Oscar Wilde is renowned for his comedies of manners which observe and satirise the upper class lifestyle and strict etiquette of Victorian society. The play was first staged to great critical acclaim in 1892, an era which saw the first wave of feminism and the rise of the New Woman.
Lady Margaret Windermere is an attractive young woman who has just reached her coming of age. Her husband has given her an ornate fan for her birthday which will be celebrated that evening with a lavish Ball.
We learn that they have been married for two years and have a young son. (Neatly echoing the Royal news on 22nd July of Kate and Wills and their baby boy!).
But Margaret has an admirer, Lord Darlington, who visits her that afternoon to warn her about her husband’s apparent affair with a lady called Mrs Erlynne. Darlington expresses his love for Margaret and implores her to leave the unfaithful Lord Windermere.
Jessica Guise perfectly captures Margaret’s sensitive good nature as well as a streak of strong mindedness, while Simon Donaldson plays the seductive Darlington with roguish charm.
Like a contemporary TV soap opera, wife then accuses husband of infidelity, which he adamantly denies with a "You don't understand!" kind of retort. After a blazing argument, he demands that Mrs Erlynne is invited to Margaret’s party that evening, much against her wishes.
Unfortunately, Alex Scott Fairley seems too young and inexperienced, lacking both the grandeur and grace in his status as a Lord, as well as a forceful personality for this “game of marriage”.
The extravagantly-dressed guests begin to arrive for the Ball, led by the buxom Duchess of Berwick in a bright sunflower-yellow gown, who keeps a tight rein over her taciturn daughter Lady Agatha.
With nothing to say except “Yes Mama”, Karen Fishwick cleverly portrays Agatha's fiery spirit, viewing all the handsome men as a means of escape from her mother.
She won’t get far with Mr Dumby, however, who wanders about proudly wearing a Wildean green carnation in his button hole, eyeing up any suitable talent.
And then making her bold entrance comes Mrs Erlynne, the, reputedly, scarlet woman in a tightly bodiced red dress. Almost speechless with rage, all Margaret can do is flick her fan and ignore this unwelcome guest, who becomes the centre of gossiping attention.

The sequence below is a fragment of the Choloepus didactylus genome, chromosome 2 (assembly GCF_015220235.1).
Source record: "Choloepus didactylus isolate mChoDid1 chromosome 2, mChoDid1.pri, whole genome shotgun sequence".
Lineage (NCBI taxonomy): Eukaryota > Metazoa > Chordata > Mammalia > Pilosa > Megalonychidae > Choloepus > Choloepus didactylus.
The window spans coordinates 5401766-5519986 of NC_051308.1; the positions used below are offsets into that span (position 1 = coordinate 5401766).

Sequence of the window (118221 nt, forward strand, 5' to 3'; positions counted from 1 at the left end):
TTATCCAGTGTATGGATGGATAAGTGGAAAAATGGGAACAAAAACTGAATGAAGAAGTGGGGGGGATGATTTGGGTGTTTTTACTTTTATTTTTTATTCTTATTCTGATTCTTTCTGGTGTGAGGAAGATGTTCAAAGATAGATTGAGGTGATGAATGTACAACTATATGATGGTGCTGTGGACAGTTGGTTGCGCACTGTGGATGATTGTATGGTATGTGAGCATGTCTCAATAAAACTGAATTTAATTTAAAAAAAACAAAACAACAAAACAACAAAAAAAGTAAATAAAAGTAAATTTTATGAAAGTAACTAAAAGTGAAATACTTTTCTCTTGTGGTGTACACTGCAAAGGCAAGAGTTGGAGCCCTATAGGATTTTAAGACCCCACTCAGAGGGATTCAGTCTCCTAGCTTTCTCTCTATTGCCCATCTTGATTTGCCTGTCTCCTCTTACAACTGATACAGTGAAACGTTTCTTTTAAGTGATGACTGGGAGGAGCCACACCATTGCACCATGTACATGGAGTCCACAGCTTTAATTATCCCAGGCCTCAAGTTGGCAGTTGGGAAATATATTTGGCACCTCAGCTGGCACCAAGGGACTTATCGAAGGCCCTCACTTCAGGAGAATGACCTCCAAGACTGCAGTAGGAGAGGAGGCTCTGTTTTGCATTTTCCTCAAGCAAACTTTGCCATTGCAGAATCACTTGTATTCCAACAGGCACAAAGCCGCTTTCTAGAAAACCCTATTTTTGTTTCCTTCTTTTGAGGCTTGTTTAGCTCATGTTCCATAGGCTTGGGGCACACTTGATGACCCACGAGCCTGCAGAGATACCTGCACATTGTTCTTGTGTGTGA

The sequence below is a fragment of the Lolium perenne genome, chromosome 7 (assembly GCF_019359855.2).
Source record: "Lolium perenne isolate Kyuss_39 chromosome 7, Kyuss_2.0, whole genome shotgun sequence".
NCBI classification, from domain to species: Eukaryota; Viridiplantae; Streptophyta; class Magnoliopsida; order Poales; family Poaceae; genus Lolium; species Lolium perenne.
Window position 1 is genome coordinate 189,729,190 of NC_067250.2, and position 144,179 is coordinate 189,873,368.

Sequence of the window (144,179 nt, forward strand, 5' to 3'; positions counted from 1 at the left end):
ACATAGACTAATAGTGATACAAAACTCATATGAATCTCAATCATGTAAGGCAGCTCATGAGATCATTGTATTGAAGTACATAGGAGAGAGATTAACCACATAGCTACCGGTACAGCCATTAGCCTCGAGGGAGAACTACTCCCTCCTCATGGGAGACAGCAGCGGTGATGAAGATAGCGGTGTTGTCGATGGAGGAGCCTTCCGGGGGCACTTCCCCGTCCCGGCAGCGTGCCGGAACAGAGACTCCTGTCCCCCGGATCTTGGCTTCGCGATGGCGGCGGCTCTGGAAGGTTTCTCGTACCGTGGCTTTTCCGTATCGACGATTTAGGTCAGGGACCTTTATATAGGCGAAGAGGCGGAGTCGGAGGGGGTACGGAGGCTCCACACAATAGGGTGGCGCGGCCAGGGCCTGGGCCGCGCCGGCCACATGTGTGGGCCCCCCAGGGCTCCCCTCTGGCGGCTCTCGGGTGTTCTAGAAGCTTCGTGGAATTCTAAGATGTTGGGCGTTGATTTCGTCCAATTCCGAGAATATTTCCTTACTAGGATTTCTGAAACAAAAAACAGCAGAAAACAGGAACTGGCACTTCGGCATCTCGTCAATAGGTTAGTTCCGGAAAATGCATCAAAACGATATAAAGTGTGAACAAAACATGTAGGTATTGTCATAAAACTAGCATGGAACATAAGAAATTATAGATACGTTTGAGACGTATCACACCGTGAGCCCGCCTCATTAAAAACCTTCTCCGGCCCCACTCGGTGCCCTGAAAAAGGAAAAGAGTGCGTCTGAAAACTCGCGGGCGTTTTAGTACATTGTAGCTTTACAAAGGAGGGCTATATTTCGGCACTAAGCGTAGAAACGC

At the party Lord Darlington again tries to persuade her to leave home – but what should she do.? Most poignantly, the large painted backdrop is The Cradle, by Berthe Morisot, reminding us of Margaret’s role as wife and mother.
The fan in the title is also neatly symbolic – an image of feminine modesty, a mask over the mouth perhaps hiding a flirting secret smile. This birthday present from Lord Windermere also refers to Margaret’s beloved “fan” Lord Darlington.
The scenario is similar to that of Ibsen’s The Doll’s House which ends when Nora decides to leave her husband and children. The first production in London in 1889 was seen as outrageous by public and critics for promoting feminist propaganda.
Again, in Lady Windermere’s Fan, Wilde understands the plight of women within the constraints of married life, implying the right for sexual equality for all.
As the play illustrates with wicked humour, the wealthy leisured elite of London society has little to do but gossip about their friends. The gentlemen drink whisky and smoke cigars at their private Club while the ladies arrange vases of flowers and have afternoon tea parties.
This dramatic, well-structured play keeps the audience guessing about who is telling the truth, the identity of Mrs Erlynne and what kind of scandals will be revealed behind the drawing room curtains.
The accomplished cast is directed with artistic vision, mood and movement, with elegant design and dress capturing the period style with a touch of 1890s romantic decadence.
In repertoire until 18 October, 2013.
Recommendation for a pre-theatre supper.
The Old Mill Inn - 10 minute walk to the theatre.